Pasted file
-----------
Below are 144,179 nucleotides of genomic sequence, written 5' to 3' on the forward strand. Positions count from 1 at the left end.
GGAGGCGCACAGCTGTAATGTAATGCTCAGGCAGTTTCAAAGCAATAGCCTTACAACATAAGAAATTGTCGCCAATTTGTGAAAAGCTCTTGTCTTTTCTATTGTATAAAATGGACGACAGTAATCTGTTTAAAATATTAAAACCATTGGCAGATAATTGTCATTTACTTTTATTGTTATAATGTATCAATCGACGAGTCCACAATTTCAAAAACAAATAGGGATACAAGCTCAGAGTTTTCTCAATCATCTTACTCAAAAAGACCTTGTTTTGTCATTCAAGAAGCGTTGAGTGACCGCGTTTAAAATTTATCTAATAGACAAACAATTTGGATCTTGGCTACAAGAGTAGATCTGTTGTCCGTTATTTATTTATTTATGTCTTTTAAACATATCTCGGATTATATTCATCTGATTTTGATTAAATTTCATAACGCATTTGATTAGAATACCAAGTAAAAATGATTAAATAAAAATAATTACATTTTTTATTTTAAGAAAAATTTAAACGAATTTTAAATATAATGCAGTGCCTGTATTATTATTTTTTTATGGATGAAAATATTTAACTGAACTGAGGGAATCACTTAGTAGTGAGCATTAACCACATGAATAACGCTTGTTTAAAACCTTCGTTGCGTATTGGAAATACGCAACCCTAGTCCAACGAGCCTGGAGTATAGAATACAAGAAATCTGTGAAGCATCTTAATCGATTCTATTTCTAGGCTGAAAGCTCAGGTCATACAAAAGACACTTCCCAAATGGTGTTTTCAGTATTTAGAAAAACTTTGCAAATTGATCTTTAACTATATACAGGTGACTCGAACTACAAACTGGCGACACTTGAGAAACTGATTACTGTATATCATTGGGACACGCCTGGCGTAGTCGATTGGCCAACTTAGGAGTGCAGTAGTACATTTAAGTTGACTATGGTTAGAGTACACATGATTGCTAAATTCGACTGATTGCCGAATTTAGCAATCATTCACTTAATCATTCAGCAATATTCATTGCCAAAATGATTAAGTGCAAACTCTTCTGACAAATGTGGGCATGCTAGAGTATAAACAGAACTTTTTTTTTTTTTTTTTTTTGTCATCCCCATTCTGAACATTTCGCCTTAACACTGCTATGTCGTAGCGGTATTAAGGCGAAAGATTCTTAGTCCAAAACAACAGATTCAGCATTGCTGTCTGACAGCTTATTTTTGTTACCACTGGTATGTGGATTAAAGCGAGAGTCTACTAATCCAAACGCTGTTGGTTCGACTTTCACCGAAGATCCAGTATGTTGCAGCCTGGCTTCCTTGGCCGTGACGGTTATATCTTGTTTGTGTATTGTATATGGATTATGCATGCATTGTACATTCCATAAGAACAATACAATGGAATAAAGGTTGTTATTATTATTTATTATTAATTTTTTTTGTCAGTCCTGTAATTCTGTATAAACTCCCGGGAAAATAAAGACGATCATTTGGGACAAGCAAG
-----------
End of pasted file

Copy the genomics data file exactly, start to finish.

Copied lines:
Below are 144,179 nucleotides of genomic sequence, written 5' to 3' on the forward strand. Positions count from 1 at the left end.
GGAGGCGCACAGCTGTAATGTAATGCTCAGGCAGTTTCAAAGCAATAGCCTTACAACATAAGAAATTGTCGCCAATTTGTGAAAAGCTCTTGTCTTTTCTATTGTATAAAATGGACGACAGTAATCTGTTTAAAATATTAAAACCATTGGCAGATAATTGTCATTTACTTTTATTGTTATAATGTATCAATCGACGAGTCCACAATTTCAAAAACAAATAGGGATACAAGCTCAGAGTTTTCTCAATCATCTTACTCAAAAAGACCTTGTTTTGTCATTCAAGAAGCGTTGAGTGACCGCGTTTAAAATTTATCTAATAGACAAACAATTTGGATCTTGGCTACAAGAGTAGATCTGTTGTCCGTTATTTATTTATTTATGTCTTTTAAACATATCTCGGATTATATTCATCTGATTTTGATTAAATTTCATAACGCATTTGATTAGAATACCAAGTAAAAATGATTAAATAAAAATAATTACATTTTTTATTTTAAGAAAAATTTAAACGAATTTTAAATATAATGCAGTGCCTGTATTATTATTTTTTTATGGATGAAAATATTTAACTGAACTGAGGGAATCACTTAGTAGTGAGCATTAACCACATGAATAACGCTTGTTTAAAACCTTCGTTGCGTATTGGAAATACGCAACCCTAGTCCAACGAGCCTGGAGTATAGAATACAAGAAATCTGTGAAGCATCTTAATCGATTCTATTTCTAGGCTGAAAGCTCAGGTCATACAAAAGACACTTCCCAAATGGTGTTTTCAGTATTTAGAAAAACTTTGCAAATTGATCTTTAACTATATACAGGTGACTCGAACTACAAACTGGCGACACTTGAGAAACTGATTACTGTATATCATTGGGACACGCCTGGCGTAGTCGATTGGCCAACTTAGGAGTGCAGTAGTACATTTAAGTTGACTATGGTTAGAGTACACATGATTGCTAAATTCGACTGATTGCCGAATTTAGCAATCATTCACTTAATCATTCAGCAATATTCATTGCCAAAATGATTAAGTGCAAACTCTTCTGACAAATGTGGGCATGCTAGAGTATAAACAGAACTTTTTTTTTTTTTTTTTTTTGTCATCCCCATTCTGAACATTTCGCCTTAACACTGCTATGTCGTAGCGGTATTAAGGCGAAAGATTCTTAGTCCAAAACAACAGATTCAGCATTGCTGTCTGACAGCTTATTTTTGTTACCACTGGTATGTGGATTAAAGCGAGAGTCTACTAATCCAAACGCTGTTGGTTCGACTTTCACCGAAGATCCAGTATGTTGCAGCCTGGCTTCCTTGGCCGTGACGGTTATATCTTGTTTGTGTATTGTATATGGATTATGCATGCATTGTACATTCCATAAGAACAATACAATGGAATAAAGGTTGTTATTATTATTTATTATTAATTTTTTTTGTCAGTCCTGTAATTCTGTATAAACTCCCGGGAAAATAAAGACGATCATTTGGGACAAGCAAG